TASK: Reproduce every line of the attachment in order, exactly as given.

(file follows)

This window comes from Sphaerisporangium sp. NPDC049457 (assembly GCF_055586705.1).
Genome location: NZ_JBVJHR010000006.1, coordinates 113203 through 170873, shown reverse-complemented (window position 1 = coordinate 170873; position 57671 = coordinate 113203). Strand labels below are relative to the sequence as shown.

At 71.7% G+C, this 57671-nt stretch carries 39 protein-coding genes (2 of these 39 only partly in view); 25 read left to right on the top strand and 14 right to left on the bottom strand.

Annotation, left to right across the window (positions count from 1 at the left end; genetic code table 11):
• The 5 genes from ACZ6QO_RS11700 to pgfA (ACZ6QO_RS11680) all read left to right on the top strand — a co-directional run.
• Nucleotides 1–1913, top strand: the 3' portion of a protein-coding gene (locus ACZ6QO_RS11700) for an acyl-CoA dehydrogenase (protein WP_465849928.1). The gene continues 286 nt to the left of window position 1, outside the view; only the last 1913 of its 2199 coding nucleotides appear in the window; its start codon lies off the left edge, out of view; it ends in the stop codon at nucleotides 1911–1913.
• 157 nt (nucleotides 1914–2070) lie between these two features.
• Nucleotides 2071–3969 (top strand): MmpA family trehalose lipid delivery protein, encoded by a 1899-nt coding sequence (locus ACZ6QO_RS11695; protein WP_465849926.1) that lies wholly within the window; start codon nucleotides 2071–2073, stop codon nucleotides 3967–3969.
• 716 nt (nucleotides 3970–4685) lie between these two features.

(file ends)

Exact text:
This window comes from Sphaerisporangium sp. NPDC049457 (assembly GCF_055586705.1).
Genome location: NZ_JBVJHR010000006.1, coordinates 113203 through 170873, shown reverse-complemented (window position 1 = coordinate 170873; position 57671 = coordinate 113203). Strand labels below are relative to the sequence as shown.

At 71.7% G+C, this 57671-nt stretch carries 39 protein-coding genes (2 of these 39 only partly in view); 25 read left to right on the top strand and 14 right to left on the bottom strand.

Annotation, left to right across the window (positions count from 1 at the left end; genetic code table 11):
• The 5 genes from ACZ6QO_RS11700 to pgfA (ACZ6QO_RS11680) all read left to right on the top strand — a co-directional run.
• Nucleotides 1–1913, top strand: the 3' portion of a protein-coding gene (locus ACZ6QO_RS11700) for an acyl-CoA dehydrogenase (protein WP_465849928.1). The gene continues 286 nt to the left of window position 1, outside the view; only the last 1913 of its 2199 coding nucleotides appear in the window; its start codon lies off the left edge, out of view; it ends in the stop codon at nucleotides 1911–1913.
• 157 nt (nucleotides 1914–2070) lie between these two features.
• Nucleotides 2071–3969 (top strand): MmpA family trehalose lipid delivery protein, encoded by a 1899-nt coding sequence (locus ACZ6QO_RS11695; protein WP_465849926.1) that lies wholly within the window; start codon nucleotides 2071–2073, stop codon nucleotides 3967–3969.
• 716 nt (nucleotides 3970–4685) lie between these two features.